Louisiana's crawfish industry could be in trouble if the federal government takes the advice of a nonprofit organization to regulate the red swamp crawfish.

    The Obama administration's agencies are in a frenzy of activity as they push new regulations before Obama leaves office in January. Republicans, however, are warning against such activity, saying that they will overturn them via the Congressional Review Act (CRA). Politico reports:
    Federal agencies are rushing out a final volley of executive actions in the last two months of Barack Obama’s presidency, despite warnings from Republicans in Congress and the reality that Donald Trump will have the power to erase much of their handiwork after Jan. 20. Regulations on commodities speculation, air pollution from the oil industry, doctors’ Medicare drug payments and high-skilled immigrant workers are among the rules moving through the pipeline as Obama’s administration grasps at one last chance to cement his legacy. So are regulations tightening states’ oversight of online colleges and protecting funding for Planned Parenthood.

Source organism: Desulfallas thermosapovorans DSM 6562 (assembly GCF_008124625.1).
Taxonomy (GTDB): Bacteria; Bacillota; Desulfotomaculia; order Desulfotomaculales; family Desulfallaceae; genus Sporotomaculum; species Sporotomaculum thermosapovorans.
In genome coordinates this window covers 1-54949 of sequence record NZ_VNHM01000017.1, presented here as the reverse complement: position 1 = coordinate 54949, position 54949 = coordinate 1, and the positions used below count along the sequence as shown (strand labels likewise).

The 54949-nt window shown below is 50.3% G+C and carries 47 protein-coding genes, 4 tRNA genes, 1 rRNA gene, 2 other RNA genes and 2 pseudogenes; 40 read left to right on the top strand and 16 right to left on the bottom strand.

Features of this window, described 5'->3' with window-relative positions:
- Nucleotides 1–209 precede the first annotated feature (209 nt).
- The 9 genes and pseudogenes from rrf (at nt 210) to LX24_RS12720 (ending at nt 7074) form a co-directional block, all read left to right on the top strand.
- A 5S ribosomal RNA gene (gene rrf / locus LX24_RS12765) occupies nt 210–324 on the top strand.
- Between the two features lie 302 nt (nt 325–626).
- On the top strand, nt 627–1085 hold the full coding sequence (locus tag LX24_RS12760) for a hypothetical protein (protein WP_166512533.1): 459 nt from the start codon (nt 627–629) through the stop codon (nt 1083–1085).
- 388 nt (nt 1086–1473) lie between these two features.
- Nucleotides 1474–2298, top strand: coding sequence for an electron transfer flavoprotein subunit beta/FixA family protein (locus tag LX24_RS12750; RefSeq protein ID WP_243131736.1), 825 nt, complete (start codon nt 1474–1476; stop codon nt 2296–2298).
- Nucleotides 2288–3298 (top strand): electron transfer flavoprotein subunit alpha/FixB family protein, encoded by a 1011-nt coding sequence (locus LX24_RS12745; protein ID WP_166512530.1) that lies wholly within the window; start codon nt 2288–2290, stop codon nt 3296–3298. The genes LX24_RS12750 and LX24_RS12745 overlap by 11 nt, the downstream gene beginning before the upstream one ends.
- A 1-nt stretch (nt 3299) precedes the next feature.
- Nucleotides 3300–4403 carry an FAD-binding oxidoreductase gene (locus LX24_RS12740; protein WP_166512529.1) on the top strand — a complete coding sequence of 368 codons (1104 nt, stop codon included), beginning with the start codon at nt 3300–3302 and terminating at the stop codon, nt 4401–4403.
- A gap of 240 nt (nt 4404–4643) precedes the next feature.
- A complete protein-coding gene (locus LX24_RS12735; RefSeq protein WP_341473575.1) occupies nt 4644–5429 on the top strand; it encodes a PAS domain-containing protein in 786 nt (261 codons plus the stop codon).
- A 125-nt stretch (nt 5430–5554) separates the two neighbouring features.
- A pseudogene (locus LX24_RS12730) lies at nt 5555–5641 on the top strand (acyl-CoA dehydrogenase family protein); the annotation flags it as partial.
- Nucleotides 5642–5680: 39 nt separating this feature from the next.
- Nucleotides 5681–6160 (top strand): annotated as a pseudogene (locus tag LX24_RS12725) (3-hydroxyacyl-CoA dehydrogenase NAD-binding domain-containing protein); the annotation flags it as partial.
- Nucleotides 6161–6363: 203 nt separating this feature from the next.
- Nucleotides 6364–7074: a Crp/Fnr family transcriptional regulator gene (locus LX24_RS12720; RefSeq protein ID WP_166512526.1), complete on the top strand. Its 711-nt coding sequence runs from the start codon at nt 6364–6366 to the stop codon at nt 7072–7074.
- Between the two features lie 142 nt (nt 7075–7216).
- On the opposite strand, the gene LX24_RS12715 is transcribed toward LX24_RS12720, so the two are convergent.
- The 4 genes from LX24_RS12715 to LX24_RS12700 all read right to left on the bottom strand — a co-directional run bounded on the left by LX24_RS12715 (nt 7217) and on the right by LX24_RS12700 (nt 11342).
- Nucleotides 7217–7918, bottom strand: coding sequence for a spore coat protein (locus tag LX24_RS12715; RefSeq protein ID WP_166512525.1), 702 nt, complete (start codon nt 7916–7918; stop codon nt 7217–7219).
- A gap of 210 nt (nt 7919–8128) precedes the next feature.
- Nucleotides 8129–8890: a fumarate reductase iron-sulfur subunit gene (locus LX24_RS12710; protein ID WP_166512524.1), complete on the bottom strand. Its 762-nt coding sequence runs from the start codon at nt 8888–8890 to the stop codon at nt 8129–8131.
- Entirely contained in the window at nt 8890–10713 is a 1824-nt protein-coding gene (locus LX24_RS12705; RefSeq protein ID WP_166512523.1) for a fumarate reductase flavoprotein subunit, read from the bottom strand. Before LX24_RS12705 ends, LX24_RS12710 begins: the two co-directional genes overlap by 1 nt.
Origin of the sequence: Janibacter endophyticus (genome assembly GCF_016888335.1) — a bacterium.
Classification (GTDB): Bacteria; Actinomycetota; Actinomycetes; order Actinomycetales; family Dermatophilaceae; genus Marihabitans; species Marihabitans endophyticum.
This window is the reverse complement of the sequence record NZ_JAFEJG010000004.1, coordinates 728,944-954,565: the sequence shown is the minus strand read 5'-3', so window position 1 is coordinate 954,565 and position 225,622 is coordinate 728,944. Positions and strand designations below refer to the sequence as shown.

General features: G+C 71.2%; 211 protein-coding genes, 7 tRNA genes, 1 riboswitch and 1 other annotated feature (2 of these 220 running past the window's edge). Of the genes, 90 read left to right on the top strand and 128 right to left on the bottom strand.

The federal government gets much of attention for being The Worst™, and rightfully so. But oftentimes local governments and their officials are truly as awful as they come. The latest tale of sorry and woe comes to you from Kansas City. There, Health Department officials poured bleach on 700 lbs of BBQ that was set aside for the needy, rendering it inedible. Worse still, thousands who showed up for a BBQ lunch were turned away because there was nothing left to feed them.

    A recent report analyzing the regulatory climate under the Obama Administration shows that it is a lush and healthy environment... for bureaucrats.